While this theory and Baron-Cohen and Frith and Happé’s theories seek to explain the social deficits in people with autism and Asperger’s syndrome, they seem to ignore the other features associated with the disorder, the sensory issues and the pervasive interests, as well as the preoccupation with objects. One theory which focuses more attention on these issues states that “a capacity for joint attention may itself rest on a capacity for shifting attention flexibly, both socially and non-socially” (Baron-Cohen 138). This theory suggests that the shared attention mechanism is inhibited due to autistics’ difficulty in shifting their attention, as many autistics and people with Asperger’s syndrome will focus on an object or subject to the exclusion of all else. This may be due to some of the sensory issues these people experience, oversensitivity to stimulation can cause an autistic person to try to focus on an object or engage in a repetitive motion in order to block out the overwhelming stimulation. However, there have not been enough studies done on the subject of attention shifting and the ability to interact socially to either confirm or disconfirm this theory.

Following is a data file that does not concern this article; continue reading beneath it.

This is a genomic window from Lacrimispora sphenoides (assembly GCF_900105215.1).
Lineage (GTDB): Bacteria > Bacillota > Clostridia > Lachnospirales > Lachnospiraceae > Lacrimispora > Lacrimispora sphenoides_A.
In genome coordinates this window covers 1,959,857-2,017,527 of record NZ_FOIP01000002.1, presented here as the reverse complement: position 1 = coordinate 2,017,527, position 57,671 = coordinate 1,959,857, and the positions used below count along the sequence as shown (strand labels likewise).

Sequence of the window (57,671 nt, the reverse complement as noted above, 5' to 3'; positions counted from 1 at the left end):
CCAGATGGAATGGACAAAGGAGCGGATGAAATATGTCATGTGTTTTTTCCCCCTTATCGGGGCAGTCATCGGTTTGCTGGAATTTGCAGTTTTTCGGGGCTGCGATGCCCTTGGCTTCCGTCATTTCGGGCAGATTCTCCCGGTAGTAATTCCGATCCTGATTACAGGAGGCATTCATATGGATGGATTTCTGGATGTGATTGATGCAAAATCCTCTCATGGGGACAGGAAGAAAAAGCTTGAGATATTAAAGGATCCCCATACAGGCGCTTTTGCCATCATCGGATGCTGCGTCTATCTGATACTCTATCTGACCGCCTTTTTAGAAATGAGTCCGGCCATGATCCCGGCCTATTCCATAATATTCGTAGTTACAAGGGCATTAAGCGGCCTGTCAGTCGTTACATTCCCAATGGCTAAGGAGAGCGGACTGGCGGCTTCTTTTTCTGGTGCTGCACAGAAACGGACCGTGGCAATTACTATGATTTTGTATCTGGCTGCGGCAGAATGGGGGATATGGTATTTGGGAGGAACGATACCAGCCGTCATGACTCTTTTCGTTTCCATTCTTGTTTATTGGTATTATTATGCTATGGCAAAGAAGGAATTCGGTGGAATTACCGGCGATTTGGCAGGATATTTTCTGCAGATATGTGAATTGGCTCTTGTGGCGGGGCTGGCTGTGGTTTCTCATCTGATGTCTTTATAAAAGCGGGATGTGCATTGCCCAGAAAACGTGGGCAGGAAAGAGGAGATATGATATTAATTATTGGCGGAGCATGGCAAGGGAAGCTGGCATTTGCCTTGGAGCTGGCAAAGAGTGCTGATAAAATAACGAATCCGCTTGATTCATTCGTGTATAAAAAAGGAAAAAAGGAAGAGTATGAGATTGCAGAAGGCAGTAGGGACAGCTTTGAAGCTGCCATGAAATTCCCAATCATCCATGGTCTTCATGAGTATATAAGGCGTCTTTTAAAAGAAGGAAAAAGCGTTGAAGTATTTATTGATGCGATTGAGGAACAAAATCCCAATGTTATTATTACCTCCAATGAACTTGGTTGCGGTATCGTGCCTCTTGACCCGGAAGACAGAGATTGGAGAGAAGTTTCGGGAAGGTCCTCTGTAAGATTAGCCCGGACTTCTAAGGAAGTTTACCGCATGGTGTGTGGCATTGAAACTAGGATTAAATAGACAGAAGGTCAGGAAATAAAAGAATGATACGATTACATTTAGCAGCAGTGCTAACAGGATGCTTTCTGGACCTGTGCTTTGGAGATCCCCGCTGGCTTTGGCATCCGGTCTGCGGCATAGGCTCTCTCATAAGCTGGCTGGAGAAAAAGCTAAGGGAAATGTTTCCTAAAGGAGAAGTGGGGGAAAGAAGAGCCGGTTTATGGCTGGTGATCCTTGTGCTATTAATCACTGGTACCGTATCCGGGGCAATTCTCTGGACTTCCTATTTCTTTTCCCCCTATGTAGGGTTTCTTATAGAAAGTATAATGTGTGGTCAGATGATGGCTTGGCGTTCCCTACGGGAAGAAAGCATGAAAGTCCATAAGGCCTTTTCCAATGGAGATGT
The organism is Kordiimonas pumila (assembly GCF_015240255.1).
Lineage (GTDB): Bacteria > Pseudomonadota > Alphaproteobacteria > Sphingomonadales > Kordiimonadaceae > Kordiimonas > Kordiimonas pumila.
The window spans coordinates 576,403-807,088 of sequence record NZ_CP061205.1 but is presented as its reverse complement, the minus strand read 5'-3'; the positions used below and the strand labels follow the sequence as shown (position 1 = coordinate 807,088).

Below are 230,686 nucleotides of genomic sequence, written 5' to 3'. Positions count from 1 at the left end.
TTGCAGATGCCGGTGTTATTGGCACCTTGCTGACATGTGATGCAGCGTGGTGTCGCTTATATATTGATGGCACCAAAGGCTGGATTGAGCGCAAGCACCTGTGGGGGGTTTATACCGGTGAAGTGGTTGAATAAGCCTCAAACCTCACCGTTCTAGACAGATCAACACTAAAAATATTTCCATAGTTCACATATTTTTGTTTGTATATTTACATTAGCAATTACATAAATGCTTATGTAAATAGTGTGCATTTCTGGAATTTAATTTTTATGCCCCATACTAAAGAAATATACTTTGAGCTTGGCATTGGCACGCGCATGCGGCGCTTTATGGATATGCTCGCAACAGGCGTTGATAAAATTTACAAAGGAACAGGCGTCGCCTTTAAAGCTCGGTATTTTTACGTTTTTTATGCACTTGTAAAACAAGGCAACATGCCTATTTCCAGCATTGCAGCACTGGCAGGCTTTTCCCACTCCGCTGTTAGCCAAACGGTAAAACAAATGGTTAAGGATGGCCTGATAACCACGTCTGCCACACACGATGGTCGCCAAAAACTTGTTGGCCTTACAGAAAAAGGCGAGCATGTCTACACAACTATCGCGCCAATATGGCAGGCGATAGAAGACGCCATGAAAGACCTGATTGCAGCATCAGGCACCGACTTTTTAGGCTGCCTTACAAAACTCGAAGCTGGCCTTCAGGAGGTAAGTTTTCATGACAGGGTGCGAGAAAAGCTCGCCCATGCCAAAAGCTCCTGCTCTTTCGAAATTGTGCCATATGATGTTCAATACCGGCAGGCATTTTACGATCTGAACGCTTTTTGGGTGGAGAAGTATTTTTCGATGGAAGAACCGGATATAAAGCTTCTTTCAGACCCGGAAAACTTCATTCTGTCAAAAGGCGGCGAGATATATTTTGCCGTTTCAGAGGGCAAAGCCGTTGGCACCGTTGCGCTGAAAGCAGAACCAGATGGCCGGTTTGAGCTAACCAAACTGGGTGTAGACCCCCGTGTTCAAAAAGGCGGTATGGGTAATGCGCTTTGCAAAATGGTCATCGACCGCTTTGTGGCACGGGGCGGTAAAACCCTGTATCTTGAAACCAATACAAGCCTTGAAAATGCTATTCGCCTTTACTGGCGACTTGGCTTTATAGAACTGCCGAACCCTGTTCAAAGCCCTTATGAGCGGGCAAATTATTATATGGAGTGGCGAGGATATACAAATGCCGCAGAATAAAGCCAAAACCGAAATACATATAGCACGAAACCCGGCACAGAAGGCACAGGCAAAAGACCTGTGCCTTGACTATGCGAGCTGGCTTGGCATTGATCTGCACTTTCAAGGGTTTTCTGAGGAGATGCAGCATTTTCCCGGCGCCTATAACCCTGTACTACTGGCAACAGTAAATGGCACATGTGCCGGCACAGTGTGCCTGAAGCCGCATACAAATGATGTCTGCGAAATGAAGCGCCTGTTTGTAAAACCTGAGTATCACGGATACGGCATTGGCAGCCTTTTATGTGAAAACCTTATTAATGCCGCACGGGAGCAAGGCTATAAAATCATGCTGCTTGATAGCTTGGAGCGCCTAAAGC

Because autistic behaviors are so varied, and because it is a spectrum disorder, characterized by both low-functioning individuals and those with high-functioning autism and Asperger’s syndrome, it is difficult to pin down just one underlying cause of this disorder. As research stands today, the theory of mind theory is the theory which most evidence supports as being the cause behind autistic behaviors. The rare insight that adults with Asperger’s syndrome and high-functioning autism are able to give on this subject is invaluable to the study of autism, for all individuals on the spectrum. It also offers an interesting look inside the minds of normally functioning adults, who, if it were not for these individuals, would most likely never have even considered the ability to self-reflect and mind read to be anything unique. Even more important to these studies is the fact that adults with Asperger’s syndrome have proven that even with a deficit in one’s theory of mind mechanism, one can still come to understand people and function in society as others do. Though it is a much more arduous path, it offers hope for many perhaps lower-functioning individuals who have not yet been able to achieve this goal, and the possibilities for insight into teaching techniques and therapy for these individuals.